One out of every 10 young people between the ages of 16 and 24 is neither working nor in school. These “disconnected” young people face an uphill battle finding work and are at risk of economic hardship well into adulthood. Although there are many programs that aim to reconnect young people to education and employment, findings from evaluations of these programs have been mixed. The evidence base has grown substantially in the past several months, though, as studies of three pro­grams — YouthBuild, Year Up, and New York City’s Young Adult Internship Program (YAIP) — have released new findings. MDRC’s Dan Bloom and Cynthia Miller recently wrote a brief that discusses findings from the new studies and their implications for youth programs.

Authored by: MDRC
Topics: Asset building, Low-income, Mobility, Research, Workforce development, Youth
Shared by Housing Is on Mar 8, 2019
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Publication
Community:
We can imagine a future where everyone can find and afford a quality home. Where every neighborhood offers a diversity of housing options. And where people up and down the income ladder can enjoy housing security and build wealth through ownership. Achieving this vision requires more than incremental tinkering with today’s market institutions and public policies. It requires bold innovation by changemakers at all levels of government and in the private and nonprofit sectors.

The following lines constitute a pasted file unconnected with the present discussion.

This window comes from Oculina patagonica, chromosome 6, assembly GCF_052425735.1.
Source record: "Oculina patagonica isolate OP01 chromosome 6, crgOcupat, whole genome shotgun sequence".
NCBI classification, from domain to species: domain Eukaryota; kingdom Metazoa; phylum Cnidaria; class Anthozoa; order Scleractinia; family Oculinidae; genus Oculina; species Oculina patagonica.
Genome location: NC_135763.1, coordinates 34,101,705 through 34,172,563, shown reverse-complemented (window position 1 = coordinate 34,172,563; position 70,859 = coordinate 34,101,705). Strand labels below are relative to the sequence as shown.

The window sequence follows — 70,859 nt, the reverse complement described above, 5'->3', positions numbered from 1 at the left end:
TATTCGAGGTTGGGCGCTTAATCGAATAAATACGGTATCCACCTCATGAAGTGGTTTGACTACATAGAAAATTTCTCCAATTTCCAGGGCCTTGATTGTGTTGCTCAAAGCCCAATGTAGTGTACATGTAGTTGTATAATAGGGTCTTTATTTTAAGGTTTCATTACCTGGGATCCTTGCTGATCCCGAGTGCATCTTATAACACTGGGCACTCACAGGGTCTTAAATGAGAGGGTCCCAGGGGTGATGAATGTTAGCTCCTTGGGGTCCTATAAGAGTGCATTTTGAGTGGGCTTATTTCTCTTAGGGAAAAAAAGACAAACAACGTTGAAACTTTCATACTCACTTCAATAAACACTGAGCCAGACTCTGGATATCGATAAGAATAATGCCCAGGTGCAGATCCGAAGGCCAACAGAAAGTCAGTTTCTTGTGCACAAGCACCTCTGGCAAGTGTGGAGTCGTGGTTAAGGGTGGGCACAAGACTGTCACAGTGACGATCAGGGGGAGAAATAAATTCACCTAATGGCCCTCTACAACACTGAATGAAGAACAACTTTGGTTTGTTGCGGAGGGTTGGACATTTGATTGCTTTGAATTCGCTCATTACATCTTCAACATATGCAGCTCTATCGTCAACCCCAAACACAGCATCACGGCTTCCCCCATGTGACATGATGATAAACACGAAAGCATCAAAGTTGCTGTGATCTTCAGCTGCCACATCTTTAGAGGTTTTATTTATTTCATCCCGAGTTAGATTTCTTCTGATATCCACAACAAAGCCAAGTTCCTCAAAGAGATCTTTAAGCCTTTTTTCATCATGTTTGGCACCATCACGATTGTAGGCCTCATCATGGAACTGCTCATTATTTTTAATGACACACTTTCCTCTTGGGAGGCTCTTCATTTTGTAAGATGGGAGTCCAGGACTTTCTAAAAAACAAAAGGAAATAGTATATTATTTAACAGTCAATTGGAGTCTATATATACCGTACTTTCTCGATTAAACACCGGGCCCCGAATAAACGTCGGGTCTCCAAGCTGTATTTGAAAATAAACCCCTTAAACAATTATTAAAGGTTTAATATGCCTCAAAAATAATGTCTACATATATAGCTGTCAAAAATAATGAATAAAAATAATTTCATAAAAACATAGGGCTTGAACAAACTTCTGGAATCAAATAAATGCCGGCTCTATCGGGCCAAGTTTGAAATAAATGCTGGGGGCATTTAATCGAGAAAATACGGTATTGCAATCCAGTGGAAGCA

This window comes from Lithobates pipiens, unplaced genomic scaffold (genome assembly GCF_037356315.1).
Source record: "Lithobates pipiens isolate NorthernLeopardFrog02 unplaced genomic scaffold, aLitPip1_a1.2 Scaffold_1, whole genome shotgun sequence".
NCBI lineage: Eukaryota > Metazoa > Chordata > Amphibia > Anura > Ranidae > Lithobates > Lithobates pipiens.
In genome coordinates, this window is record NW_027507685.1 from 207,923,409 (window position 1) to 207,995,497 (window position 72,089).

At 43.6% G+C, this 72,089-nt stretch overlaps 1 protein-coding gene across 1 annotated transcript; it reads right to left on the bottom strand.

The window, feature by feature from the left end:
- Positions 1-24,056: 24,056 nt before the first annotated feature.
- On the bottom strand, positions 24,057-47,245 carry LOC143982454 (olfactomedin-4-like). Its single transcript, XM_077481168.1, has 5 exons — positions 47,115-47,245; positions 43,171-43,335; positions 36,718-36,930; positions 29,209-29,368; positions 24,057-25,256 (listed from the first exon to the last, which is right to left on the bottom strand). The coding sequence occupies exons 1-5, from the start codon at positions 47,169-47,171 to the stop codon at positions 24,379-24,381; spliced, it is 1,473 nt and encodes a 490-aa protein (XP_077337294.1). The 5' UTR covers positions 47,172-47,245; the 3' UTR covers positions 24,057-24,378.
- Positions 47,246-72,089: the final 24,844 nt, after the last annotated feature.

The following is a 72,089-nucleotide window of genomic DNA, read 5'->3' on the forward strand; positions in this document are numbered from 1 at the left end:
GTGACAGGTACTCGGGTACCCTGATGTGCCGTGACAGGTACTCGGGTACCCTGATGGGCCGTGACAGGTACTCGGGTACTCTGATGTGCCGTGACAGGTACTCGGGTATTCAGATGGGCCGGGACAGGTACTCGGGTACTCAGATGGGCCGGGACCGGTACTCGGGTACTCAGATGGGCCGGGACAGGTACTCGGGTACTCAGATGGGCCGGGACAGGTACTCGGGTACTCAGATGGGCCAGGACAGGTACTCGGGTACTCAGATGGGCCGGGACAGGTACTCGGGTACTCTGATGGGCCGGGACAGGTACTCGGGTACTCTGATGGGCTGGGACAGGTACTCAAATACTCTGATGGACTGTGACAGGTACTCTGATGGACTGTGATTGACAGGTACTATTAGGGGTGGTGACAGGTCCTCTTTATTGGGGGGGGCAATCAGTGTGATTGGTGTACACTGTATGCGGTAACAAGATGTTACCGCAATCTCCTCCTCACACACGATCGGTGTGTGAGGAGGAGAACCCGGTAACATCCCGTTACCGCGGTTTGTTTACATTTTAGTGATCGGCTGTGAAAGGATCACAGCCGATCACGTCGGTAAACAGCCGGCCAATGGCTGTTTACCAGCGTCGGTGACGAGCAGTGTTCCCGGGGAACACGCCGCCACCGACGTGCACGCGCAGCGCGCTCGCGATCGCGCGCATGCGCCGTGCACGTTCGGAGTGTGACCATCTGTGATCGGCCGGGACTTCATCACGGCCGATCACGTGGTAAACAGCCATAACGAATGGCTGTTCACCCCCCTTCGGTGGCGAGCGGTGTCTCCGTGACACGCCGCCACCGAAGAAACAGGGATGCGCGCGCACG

Authored by: Urban Institute
Topics: Housing, Legislation & Policy, Mobility, Racial inequalities, Research
Shared by Housing Is on Feb 21, 2019

What would it take to ensure quality affordable housing for all in communities of opportunity?

Publication
Urban Institute
We can imagine a future where everyone can find and afford a quality home. Where every neighborhood offers a diversity of housing options. And where people up and down the income ladder can enjoy housing security and build wealth through ownership.
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Report
Community:
Jan 31, 2019
For a very young child, the relationship with a primary caregiver, most often though not exclusively a mother, lays an important psychological foundation for later flourishing. Successful attachment and bonding in the first two years of life predicts healthy later development on a range of fronts, from mental health to educational skills. When bonding and attachment prove difficult, child development is affected. Recent advances in brain science allow this impact to be shown more clearly and more definitively.